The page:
Researching COVID-19, scientists used a human cell line called “HeLa” to isolate and identify how the virus infects human cells. HeLa cells reveal both the possibility of scientific discovery and the deep brokenness of our world. Over the last 70 years, HeLa cells have revolutionized medicine and biotech as a key component in medical breakthroughs from the polio vaccine to genetic mapping.
In 1951 Henrietta Lacks sought treatment for cervical cancer at the Johns Hopkins Hospital. Without her knowledge, cells were taken for experimentation, originating the HeLa cell line. Thus, HeLa cells also expose the deep, systemic, and ongoing racial injustices embedded in American society, including health care.
I begin my moral theology of health care class with The Immortal Life of Henrietta Lacks (Crown) by Rebecca Skloot. Through investigation and interviews, Skloot shares Henrietta and her family’s story alongside the path of scientific research on HeLa cells. The narrative illustrates bodies broken as much by segregation and poverty as from disease. My students are always outraged when they realize the biotech industry profits while Lacks’ children and community often struggle to access medically necessary medicine, sometimes medicine developed thanks to their own mother’s cells.
“The fundamental problem,” notes Skloot, “isn’t the money; it’s the notion that the people these tissues come from don’t matter.” With COVID-19, the inequalities and injustices of our health care system converge with wider injustices of racism, classism, and ableism.
As we celebrate our second pandemic Easter, I find myself grasping onto the hope of Easter, a hope that not only promises eternal life but that strengthens us to work for the kingdom of God in the here and now.
Last August during a general audience, Pope Francis implored that “we must keep our gaze firmly fixed on Jesus: in the midst of this pandemic, our eyes on Jesus; and with this faith embrace the hope of the Kingdom of God that Jesus himself brings us.” By keeping our gaze on Jesus, the pope urged, we see that the kingdom of God is a kingdom of healing and of justice. This invitation to focus on the gaze of Jesus is at once an invitation to see what could be and the dignity of all that is.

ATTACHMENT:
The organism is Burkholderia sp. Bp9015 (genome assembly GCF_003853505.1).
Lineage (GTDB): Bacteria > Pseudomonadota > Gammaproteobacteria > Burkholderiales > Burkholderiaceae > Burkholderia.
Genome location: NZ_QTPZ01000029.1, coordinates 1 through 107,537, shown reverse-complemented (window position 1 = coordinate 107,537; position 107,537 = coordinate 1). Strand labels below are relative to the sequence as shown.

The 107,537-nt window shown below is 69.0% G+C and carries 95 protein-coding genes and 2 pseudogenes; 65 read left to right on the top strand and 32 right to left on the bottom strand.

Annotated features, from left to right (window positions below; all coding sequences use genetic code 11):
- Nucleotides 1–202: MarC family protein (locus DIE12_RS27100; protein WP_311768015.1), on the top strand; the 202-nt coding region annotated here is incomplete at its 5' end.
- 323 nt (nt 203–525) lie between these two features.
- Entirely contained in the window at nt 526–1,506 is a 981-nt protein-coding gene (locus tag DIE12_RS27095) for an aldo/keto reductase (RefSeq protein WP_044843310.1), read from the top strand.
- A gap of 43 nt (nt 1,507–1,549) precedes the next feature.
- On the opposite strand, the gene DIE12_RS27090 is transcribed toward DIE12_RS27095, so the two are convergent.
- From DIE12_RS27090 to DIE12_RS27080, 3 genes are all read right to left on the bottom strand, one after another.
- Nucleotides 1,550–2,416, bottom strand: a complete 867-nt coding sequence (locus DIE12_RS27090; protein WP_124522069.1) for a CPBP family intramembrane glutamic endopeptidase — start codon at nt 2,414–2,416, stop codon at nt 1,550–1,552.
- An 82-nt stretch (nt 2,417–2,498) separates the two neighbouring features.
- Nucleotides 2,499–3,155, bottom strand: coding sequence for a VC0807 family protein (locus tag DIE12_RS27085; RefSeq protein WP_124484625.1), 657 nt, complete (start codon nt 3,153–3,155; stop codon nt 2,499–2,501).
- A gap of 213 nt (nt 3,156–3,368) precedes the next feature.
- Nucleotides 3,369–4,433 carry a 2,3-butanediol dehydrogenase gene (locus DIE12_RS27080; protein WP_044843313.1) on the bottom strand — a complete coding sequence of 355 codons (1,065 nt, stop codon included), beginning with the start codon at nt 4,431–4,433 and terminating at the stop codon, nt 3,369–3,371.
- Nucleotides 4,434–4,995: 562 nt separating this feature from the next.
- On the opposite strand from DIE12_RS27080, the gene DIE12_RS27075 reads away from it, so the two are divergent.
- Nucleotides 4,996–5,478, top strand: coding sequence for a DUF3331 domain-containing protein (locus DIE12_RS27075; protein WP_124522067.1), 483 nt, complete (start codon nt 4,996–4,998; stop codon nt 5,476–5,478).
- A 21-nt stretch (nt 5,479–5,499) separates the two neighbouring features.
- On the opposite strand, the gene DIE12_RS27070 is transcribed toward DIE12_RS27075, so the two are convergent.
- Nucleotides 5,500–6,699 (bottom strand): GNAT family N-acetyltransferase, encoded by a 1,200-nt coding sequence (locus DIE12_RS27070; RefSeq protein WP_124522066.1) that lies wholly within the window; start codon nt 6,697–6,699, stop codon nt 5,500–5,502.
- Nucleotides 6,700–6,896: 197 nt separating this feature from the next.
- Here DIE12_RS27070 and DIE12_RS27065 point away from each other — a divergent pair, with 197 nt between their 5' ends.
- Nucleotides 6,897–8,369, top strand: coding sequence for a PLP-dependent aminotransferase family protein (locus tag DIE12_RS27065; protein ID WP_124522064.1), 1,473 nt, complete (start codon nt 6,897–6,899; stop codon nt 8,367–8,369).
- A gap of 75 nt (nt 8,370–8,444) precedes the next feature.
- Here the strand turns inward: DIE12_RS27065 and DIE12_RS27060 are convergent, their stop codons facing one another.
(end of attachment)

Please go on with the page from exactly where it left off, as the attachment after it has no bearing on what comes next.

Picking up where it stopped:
The kingdom of God is a kingdom of healing and justice.
Throughout the pope’s series of catechesis on the COVID-19 pandemic, the Holy Father reminded us that “Christian hope, which trusts in the transforming grace of the risen Christ, impels us to work for the healing of our world and the building of a more just and equitable social order.”
Hope, for Christians, is not naïve optimism but rooted in our belief. Reflecting on Thomas Aquinas, Jesuit Father Nicholas Austin explains, “We hope for some good, while hoping in some person, whether ourselves or another.” This dynamic of hope for and hope in comes together at Easter in which our hope for eternal life is ultimately hope in a person—Christ.
Austin continues, “If theological hope aims at eternal beatitude with God, why could there not be an earthly virtue of hope that aims at more proximate goods?” Thus, Austin sees moral hope as a category in addition to theological hope.
Tying the virtue of hope to the universal destination of goods, Pope Francis envisioned moral hope as motivating work for equality, justice, and healing. “When the obsession to possess and dominate excludes millions of persons from having primary goods; when economic and technological inequality are such that the social fabric is torn,” he implored, “we cannot stand by and watch! With our gaze fixed on Jesus . . . we must act all together, in the hope of generating something different and better. Christian hope, rooted in God, is our anchor.”
The gaze of Jesus calls us to have hope.
It has now been a full liturgical year—Lent to Lent, Easter to Easter, amidst a pandemic that prevents us from our normal communal gatherings and worship. Hundreds of thousands have died, and millions struggle under the exacerbating precarity of poverty and injustice. Yet the gaze of Jesus calls us to have hope. We pray, “May the God of hope fill you with all joy and peace in believing, so that you may abound in hope by the power of the Holy Spirit” (Rom. 15:13). May the gaze of Jesus give us hope in eternal life and in the justice and healing of the kingdom of God.
This article also appears in the April 2021issue of U.S. Catholic (Vol. 86, No. 4, pages 40-41). Click here to subscribe to the magazine.
Image: Unsplash/Gabriella Clare Marino